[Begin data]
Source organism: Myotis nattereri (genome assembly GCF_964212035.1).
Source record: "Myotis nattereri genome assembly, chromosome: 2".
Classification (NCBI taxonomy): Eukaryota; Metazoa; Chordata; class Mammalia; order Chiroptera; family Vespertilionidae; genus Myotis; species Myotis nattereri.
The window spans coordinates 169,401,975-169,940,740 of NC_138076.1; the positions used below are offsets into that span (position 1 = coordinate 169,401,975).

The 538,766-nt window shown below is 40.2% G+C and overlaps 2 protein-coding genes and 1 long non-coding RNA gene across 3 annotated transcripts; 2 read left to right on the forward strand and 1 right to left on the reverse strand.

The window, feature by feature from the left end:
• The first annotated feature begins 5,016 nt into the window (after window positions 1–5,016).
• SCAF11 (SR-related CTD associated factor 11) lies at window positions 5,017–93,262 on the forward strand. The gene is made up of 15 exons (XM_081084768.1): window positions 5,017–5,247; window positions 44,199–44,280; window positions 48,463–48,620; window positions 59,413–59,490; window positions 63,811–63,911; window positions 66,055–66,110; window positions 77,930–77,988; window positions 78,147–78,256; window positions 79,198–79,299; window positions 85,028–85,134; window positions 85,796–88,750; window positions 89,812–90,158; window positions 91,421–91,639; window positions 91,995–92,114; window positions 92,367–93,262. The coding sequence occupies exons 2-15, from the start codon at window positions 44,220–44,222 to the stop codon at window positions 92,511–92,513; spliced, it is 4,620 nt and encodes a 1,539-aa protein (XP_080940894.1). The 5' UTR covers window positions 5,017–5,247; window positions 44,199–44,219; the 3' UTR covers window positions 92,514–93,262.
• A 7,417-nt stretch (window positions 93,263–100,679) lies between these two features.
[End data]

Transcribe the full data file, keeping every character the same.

Source organism: Myotis nattereri (genome assembly GCF_964212035.1).
Source record: "Myotis nattereri genome assembly, chromosome: 2".
Classification (NCBI taxonomy): Eukaryota; Metazoa; Chordata; class Mammalia; order Chiroptera; family Vespertilionidae; genus Myotis; species Myotis nattereri.
The window spans coordinates 169,401,975-169,940,740 of NC_138076.1; the positions used below are offsets into that span (position 1 = coordinate 169,401,975).

The 538,766-nt window shown below is 40.2% G+C and overlaps 2 protein-coding genes and 1 long non-coding RNA gene across 3 annotated transcripts; 2 read left to right on the forward strand and 1 right to left on the reverse strand.

The window, feature by feature from the left end:
• The first annotated feature begins 5,016 nt into the window (after window positions 1–5,016).
• SCAF11 (SR-related CTD associated factor 11) lies at window positions 5,017–93,262 on the forward strand. The gene is made up of 15 exons (XM_081084768.1): window positions 5,017–5,247; window positions 44,199–44,280; window positions 48,463–48,620; window positions 59,413–59,490; window positions 63,811–63,911; window positions 66,055–66,110; window positions 77,930–77,988; window positions 78,147–78,256; window positions 79,198–79,299; window positions 85,028–85,134; window positions 85,796–88,750; window positions 89,812–90,158; window positions 91,421–91,639; window positions 91,995–92,114; window positions 92,367–93,262. The coding sequence occupies exons 2-15, from the start codon at window positions 44,220–44,222 to the stop codon at window positions 92,511–92,513; spliced, it is 4,620 nt and encodes a 1,539-aa protein (XP_080940894.1). The 5' UTR covers window positions 5,017–5,247; window positions 44,199–44,219; the 3' UTR covers window positions 92,514–93,262.
• A 7,417-nt stretch (window positions 93,263–100,679) lies between these two features.